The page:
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Her Majesty’s Inspectorate of Constabulary (HMIC) has today
published its thematic report ‘Policing in Austerity: One year on’
on the plans by all forces in England and Wales to meet the
financial challenge of the government’s Comprehensive Spending
As part of this, the HMIC reports on the plans by City of London
Police to identify savings, which the force has done through its
City First change programme.
The HMIC points out that City of London Police has a history of
reducing cost while improving performance and although it has the
lowest budget of all forces it has to make the largest reduction
under the Comprehensive Spending Review.
The report states the force has already put in place plans to
meet the £17m savings that are needed - and may even exceed the
The HMIC reports that to meet the savings, the force will cut
its total workforce and that there will be reductions in police
officer posts, though the proportion of officers assigned to
frontline duties will increase by 2015.
Assistant Commissioner Frank Armstrong said: ‘The figures set
out in the HMIC report are solely representative to meet the
financial savings we must find, but are still subject to
fluctuation as we go through the process of consultation and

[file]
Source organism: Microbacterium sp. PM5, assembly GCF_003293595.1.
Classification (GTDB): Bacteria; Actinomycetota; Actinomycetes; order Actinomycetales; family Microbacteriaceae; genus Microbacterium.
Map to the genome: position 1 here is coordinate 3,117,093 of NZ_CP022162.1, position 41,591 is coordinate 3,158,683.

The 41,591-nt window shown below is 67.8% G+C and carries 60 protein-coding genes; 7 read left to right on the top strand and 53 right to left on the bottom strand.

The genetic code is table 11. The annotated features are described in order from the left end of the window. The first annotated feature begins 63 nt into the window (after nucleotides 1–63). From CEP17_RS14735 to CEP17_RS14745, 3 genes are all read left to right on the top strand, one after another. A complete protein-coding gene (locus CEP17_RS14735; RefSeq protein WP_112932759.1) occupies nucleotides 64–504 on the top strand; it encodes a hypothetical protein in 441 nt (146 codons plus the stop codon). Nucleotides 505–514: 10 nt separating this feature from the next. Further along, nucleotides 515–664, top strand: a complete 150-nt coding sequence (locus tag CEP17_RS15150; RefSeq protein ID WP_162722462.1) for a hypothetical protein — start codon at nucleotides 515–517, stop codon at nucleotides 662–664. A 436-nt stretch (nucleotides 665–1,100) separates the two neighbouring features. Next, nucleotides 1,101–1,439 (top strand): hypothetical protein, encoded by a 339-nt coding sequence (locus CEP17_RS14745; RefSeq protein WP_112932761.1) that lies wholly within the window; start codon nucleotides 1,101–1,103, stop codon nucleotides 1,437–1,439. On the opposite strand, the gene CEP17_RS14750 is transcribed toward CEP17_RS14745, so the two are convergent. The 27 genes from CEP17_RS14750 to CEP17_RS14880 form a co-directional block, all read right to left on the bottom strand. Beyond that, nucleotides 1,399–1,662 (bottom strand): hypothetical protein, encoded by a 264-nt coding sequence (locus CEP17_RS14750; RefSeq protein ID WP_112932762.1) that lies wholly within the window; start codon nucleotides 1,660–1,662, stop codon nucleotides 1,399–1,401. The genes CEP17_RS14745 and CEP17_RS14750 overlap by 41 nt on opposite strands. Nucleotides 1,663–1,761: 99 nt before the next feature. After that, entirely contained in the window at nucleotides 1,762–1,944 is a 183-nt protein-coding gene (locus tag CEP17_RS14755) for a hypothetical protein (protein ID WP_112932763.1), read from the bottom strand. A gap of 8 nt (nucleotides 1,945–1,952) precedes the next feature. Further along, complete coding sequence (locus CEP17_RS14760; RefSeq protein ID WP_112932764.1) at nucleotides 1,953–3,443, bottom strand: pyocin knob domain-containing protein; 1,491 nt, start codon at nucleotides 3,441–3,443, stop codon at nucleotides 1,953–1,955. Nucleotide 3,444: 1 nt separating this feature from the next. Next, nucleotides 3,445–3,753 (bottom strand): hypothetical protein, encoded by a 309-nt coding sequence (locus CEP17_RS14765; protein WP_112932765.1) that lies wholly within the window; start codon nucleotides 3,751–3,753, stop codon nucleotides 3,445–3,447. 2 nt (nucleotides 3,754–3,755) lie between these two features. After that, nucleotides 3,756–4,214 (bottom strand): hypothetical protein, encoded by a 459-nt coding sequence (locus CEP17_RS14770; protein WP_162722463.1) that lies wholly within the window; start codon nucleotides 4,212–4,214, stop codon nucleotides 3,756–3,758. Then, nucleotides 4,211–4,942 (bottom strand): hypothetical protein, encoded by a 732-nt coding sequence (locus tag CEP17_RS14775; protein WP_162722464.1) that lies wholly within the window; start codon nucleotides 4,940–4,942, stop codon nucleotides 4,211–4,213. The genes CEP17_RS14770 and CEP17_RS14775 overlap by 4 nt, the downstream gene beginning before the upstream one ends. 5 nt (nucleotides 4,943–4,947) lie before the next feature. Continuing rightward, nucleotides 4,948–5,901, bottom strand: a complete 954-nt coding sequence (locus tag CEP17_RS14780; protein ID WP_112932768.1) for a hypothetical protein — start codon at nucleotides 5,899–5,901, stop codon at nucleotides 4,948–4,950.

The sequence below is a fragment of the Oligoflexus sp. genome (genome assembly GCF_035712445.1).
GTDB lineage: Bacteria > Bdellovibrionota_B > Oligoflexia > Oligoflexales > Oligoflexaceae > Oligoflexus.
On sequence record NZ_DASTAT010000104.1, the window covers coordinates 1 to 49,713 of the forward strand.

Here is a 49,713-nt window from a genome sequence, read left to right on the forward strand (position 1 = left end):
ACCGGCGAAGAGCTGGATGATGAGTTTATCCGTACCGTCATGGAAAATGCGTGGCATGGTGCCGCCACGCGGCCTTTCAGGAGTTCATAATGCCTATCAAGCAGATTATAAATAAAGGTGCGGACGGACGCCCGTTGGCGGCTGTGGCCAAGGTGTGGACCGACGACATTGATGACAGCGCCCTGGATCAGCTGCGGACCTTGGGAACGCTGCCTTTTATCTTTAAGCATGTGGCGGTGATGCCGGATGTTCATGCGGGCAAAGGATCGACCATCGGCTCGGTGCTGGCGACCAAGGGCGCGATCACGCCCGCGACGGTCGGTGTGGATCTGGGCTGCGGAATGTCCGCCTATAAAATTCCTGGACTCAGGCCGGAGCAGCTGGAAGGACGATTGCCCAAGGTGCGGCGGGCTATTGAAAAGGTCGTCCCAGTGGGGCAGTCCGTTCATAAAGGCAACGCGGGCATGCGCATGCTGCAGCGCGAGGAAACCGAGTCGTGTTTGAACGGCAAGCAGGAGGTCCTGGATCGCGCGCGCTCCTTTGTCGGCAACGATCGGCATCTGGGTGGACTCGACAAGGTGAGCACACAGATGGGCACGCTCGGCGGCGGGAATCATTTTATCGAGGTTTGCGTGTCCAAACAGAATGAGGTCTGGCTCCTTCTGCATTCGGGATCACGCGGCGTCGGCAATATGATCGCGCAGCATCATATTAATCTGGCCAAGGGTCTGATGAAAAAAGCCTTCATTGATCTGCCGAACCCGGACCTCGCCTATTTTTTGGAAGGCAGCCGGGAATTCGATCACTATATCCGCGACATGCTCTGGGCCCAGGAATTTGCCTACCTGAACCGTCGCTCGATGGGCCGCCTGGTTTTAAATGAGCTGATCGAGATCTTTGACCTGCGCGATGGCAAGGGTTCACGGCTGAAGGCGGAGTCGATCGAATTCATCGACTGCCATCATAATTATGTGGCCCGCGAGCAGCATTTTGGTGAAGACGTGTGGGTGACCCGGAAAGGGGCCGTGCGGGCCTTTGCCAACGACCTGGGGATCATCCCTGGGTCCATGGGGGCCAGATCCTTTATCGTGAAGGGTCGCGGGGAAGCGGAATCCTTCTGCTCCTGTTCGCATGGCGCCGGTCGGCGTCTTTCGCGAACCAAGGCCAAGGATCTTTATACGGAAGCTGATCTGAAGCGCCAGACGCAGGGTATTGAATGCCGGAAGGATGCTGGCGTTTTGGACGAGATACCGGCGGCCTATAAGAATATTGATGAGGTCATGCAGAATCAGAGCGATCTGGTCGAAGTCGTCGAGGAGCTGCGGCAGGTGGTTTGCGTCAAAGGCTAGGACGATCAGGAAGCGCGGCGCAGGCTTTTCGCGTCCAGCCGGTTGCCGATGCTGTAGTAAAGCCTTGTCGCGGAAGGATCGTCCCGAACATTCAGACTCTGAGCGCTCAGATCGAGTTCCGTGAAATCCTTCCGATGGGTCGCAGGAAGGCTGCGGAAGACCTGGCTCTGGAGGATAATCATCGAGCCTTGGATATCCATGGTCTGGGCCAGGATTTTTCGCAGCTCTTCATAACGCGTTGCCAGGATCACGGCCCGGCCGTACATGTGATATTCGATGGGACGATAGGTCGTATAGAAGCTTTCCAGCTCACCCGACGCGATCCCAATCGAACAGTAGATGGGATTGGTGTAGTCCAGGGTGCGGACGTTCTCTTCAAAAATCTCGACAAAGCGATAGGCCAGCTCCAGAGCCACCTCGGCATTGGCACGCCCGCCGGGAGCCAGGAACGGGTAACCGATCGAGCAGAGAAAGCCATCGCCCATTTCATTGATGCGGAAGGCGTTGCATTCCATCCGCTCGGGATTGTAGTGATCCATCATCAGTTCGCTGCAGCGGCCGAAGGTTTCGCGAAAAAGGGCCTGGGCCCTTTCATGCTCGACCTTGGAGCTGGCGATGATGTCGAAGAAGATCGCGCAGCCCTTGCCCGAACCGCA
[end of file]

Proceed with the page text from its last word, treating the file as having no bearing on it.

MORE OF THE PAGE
implementing change. We have sought to identify savings in the
region of £20m while continuing to provide a first class
‘The City of London Police has a unique and complex role to
fulfil, not only protecting people and businesses in the Square
Mile with all the specialist and local policing that requires, but
also the force has a national remit in tackling economic crime.
‘While our percentage of the workforce on the frontline may
appear lower than the national average, as the HMIC highlight, we
are also reorganising to provide more officers on the streets,
while exploring new ways to generate funding by working with the
private sector, particularly around our national lead capability in
dealing with economic crime.’
While HMIC says crime has increased fractionally in the City,
crime levels are still the lowest of all 43 forces inspected and
the last year-on-year Home Office audited figures showed a decrease
of four per cent, which is slightly above the national average for
the reduction in crime.
Assistant Commissioner Armstrong added: ‘The City of London
remains the safest place to live, work and visit.’
Policing in Austerity: One Year On (main report)
City of London, Policing in Austerity: One Year On